Wednesday, June 22, 2005

Gurgling as Money and Brains Drain to the West

"The idea that if you throw money at it, people will come is true. Money talks." -- Zena Werb, a cell biologist at UCSF.

Just one quote from a fine overview of what California institutions are doing regarding the $3 billion stem cell bonanza in the Golden State.

Reporter Betsy Mason of the Contra Costa Times wrote:

"California's universities and research institutions are scrambling to position themselves for Prop. 71 funds. Nearly every institution in the state with its hands in the stem cell game or aspiring to join it is creating jobs for people experienced with the gifted little cells. Scientists are adamant that the healing potential of stem cells is real. But the stem cell field is itself in the embryonic stage and has very few senior scientists, perhaps just a couple of dozen, capable of heading a strong research group and training budding scientists. The draining sounds can already be heard gurgling through this small pool as California tries to satisfy its new appetite for the science.

"UCSF hopes to hire up to eight stem cell researchers in the next few years; Stanford is looking for five or six; UC Berkeley just hired one and is looking for at least one more; UCLA wants to fill its recently created stem cell institute with a dozen researchers; and UC San Diego hopes to bring on as many as 10.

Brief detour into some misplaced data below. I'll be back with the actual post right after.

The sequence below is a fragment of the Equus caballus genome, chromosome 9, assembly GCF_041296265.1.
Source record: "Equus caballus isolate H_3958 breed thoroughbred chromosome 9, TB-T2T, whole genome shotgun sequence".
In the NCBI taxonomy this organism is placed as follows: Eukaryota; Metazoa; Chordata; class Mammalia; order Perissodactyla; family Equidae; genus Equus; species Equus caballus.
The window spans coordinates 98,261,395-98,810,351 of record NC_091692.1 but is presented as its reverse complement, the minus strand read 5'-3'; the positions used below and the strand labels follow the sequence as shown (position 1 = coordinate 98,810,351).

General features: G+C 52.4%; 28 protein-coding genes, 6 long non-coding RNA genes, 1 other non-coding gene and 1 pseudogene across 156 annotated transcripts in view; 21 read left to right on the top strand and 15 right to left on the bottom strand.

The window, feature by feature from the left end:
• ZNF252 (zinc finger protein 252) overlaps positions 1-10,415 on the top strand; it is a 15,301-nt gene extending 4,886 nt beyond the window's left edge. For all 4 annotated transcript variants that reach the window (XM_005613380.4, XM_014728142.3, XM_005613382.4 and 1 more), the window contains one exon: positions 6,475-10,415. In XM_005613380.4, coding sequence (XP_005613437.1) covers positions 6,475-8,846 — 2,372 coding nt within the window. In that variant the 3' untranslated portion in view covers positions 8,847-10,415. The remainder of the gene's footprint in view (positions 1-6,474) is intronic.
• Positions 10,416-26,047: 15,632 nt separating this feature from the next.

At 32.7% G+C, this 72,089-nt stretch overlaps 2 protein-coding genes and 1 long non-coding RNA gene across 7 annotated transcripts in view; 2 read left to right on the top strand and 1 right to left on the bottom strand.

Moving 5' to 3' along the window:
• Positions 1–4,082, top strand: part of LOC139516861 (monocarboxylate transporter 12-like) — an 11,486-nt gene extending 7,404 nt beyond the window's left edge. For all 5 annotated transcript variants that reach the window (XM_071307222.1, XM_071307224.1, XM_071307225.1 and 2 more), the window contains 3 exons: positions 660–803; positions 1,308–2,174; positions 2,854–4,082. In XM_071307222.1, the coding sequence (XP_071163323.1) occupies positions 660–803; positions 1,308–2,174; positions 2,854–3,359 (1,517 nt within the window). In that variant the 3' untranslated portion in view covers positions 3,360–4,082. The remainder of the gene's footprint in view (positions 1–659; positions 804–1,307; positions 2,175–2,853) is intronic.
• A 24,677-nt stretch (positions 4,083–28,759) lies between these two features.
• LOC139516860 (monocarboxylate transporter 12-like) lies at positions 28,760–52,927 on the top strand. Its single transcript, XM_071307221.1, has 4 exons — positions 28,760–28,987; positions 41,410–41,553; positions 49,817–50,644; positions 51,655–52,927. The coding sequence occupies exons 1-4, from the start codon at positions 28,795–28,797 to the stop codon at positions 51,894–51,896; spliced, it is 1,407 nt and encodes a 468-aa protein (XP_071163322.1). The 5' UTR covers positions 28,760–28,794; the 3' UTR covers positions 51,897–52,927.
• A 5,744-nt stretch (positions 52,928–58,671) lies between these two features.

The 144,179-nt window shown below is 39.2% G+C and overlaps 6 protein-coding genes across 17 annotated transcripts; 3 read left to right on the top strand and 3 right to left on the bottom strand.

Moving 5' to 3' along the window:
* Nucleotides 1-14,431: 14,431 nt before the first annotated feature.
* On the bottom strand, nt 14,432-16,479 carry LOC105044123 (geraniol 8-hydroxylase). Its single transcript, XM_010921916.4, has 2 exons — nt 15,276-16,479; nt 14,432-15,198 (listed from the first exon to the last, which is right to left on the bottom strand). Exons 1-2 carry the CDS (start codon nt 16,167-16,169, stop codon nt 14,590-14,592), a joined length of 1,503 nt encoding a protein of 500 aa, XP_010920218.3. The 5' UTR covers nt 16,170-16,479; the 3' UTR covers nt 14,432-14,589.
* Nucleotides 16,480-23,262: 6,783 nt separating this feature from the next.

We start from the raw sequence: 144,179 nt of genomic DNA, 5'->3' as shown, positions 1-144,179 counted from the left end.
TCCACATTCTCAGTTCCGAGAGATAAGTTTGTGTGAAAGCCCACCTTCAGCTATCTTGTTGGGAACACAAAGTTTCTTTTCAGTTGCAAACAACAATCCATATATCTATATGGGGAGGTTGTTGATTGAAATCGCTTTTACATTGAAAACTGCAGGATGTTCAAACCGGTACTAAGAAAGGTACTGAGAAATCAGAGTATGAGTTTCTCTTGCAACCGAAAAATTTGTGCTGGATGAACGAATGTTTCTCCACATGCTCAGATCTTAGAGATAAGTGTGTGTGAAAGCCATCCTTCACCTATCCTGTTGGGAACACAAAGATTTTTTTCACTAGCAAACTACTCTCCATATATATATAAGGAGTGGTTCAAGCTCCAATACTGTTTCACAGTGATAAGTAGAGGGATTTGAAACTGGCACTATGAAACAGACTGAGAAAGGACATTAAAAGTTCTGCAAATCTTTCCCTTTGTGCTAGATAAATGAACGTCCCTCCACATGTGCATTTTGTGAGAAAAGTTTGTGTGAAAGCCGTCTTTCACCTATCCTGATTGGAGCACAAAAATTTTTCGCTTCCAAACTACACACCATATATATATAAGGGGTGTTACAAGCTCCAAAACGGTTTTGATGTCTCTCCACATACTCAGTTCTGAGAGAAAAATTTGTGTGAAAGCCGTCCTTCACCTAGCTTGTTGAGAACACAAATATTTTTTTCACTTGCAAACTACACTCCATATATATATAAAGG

"'Having a source of funds like this, which has suddenly come available to people only in the state of California, is a major benefit,' said Arnold Kriegstein, the director of UCSF's stem cell biology program. 'I get a lot of e-mail from people all over the world who are interested in coming to California.'

"The fierce competition within California for the top candidates will intensify as other states fight to keep their researchers. "The handful of people who are already doing this research can write their own ticket if they're good," said Randy Schekman, a stem cell researcher at UC Berkeley.

"Last month, Stanford managed to reel in two big catches, including Stefan Heller of Harvard. Heller was the first to identify adult stem cells in the inner ear of a mammal, and is at the top of his field."

Mason also quoted Mathew Lensch, an embryonic stem cell scientist at Harvard. "Now everybody asks if you're going to California. You want to talk about brain drain? The whole country's tilting to the west." Sphere: Related Content

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